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    The Sixers are learning that life after a major shakeup isn't easy. First, Joel Embiid was unhappy with the offense after Jimmy Butler's arrival. Now, Butler may be taking issue with Brett Brown's system.

    But Philly has learned another lesson in this exchange, one that should dictate its deadline activity. For all the noise coming out of the Butler swap, the Sixers are better for having done it. He's been the two-way star this core needed, and the team has benefited from his addition, posting a 15-6 record when he plays.

    In other words, there are risks with any significant adjustment. But the rewards can be tremendous, especially when you're in such close proximity to the NBA's elite as Philadelphia appears.

    The Sixers could take one step closer to contention by propping up a mediocre perimeter attack. They need more marksmen, particularly ones who play both ends of the floor. Kentavious Caldwell-Pope has been mentioned as a potential target, and any player fitting that three-and-D mold could help put this puzzle together.

Phoenix Suns: Sell

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    It's a good thing James Jones seems so well-regarded around the league, because the Suns interim general manager does not have an easy task ahead of him.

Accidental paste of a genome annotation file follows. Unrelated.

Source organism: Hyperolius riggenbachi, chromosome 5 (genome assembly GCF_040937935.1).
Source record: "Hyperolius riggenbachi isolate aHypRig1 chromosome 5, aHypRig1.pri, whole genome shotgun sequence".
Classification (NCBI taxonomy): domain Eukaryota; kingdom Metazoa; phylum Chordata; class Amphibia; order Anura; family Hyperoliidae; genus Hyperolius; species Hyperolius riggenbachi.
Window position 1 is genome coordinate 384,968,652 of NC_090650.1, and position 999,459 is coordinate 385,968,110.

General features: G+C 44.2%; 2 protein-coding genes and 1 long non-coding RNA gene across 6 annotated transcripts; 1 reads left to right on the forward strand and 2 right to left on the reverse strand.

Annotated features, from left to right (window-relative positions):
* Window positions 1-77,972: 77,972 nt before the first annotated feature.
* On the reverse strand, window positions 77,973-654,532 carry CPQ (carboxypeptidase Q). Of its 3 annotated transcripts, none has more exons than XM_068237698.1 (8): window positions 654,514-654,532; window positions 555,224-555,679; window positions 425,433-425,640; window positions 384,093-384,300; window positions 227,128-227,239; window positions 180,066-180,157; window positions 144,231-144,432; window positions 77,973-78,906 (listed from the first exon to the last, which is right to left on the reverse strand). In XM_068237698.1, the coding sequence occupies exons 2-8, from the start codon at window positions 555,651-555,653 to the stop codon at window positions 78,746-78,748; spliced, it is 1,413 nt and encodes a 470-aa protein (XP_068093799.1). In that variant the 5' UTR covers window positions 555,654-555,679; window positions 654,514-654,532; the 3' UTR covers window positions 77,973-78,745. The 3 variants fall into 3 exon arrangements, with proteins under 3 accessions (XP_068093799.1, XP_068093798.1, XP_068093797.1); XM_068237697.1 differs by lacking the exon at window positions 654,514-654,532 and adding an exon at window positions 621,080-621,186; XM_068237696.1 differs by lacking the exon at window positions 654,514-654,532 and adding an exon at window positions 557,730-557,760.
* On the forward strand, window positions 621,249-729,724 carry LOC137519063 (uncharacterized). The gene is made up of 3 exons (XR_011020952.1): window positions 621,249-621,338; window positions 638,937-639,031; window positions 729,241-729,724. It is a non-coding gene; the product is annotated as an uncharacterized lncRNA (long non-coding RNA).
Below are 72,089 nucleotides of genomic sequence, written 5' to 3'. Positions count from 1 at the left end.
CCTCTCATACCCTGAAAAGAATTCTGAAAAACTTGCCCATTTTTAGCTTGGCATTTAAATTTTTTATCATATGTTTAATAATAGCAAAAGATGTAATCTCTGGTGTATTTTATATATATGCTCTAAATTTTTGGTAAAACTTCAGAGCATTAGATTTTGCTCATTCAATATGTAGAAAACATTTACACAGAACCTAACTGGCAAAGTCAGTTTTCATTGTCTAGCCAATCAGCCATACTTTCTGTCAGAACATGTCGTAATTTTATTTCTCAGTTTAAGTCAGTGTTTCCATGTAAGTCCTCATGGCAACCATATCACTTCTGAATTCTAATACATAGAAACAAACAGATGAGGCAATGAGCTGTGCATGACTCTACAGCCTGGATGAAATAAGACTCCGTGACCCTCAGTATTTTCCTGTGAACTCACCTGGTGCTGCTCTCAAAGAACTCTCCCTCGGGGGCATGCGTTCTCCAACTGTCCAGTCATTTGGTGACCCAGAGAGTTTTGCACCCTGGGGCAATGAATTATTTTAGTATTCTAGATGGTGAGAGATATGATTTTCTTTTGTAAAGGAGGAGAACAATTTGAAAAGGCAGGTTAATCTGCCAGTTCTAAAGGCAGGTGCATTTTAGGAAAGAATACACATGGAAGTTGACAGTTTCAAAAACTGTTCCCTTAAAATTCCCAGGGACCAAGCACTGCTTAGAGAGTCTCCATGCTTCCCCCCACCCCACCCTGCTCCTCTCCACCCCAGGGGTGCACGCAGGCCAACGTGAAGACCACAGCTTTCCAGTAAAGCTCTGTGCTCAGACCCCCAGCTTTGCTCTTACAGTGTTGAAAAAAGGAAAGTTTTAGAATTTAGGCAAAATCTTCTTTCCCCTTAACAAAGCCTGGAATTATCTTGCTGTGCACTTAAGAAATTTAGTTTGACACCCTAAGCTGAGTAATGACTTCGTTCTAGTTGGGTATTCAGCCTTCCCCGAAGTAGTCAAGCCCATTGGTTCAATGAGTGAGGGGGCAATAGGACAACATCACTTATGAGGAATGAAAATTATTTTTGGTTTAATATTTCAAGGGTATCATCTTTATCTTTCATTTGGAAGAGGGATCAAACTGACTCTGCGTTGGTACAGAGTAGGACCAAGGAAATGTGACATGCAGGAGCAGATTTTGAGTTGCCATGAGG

Be as forward-focused as Phoenix appears, the only logical course of action is fielding offers for all non-essentials. What's challenging for the Suns, though, is they might be sellers with very little to unload.

    That doesn't mean Jones should quit trying, of course. Is anyone so starved for shooting they'd actually consider Ryan Anderson? Is there an overconfident player development staff out there who believes it has the fix for Dragan Bender? Any win-now clubs with broken benches willing to overlook Jamal Crawford's shooting woes?

    The answer to any of these questions is probably a resounding "No," but it doesn't hurt to ask. It's not like the Suns should be doing anything else at the deadline. Buying would be comical for a club this far removed from the postseason, and holding is no different than failing to sell.

Portland Trail Blazers: Buy

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    Is this when it finally happens? No, not the long-debated Damian Lillard-CJ McCollum breakup but rather the Blazers finally fixing their underwhelming forward crop.

    Portland might have 60 percent of a contender's starting five, maybe even 80 percent if you catch Al-Farouq Aminu on his best days. But the piece that's still missing is the one who theoretically ties it altogether. This can't be a run-of-the-mill forward; Portland has a handful of those as it is. Rather, this must be the kind of modern wing who does a little of everything: shoots, creates, moves the ball and defends multiple spots.

    Basically, it'd be an amalgamation of all the wings the Blazers employ. Someone with Evan Turner's handles and distribution, Seth Curry's shooting stroke, Aminu's defensive versatility and (healthy) Maurice Harkless' explosiveness.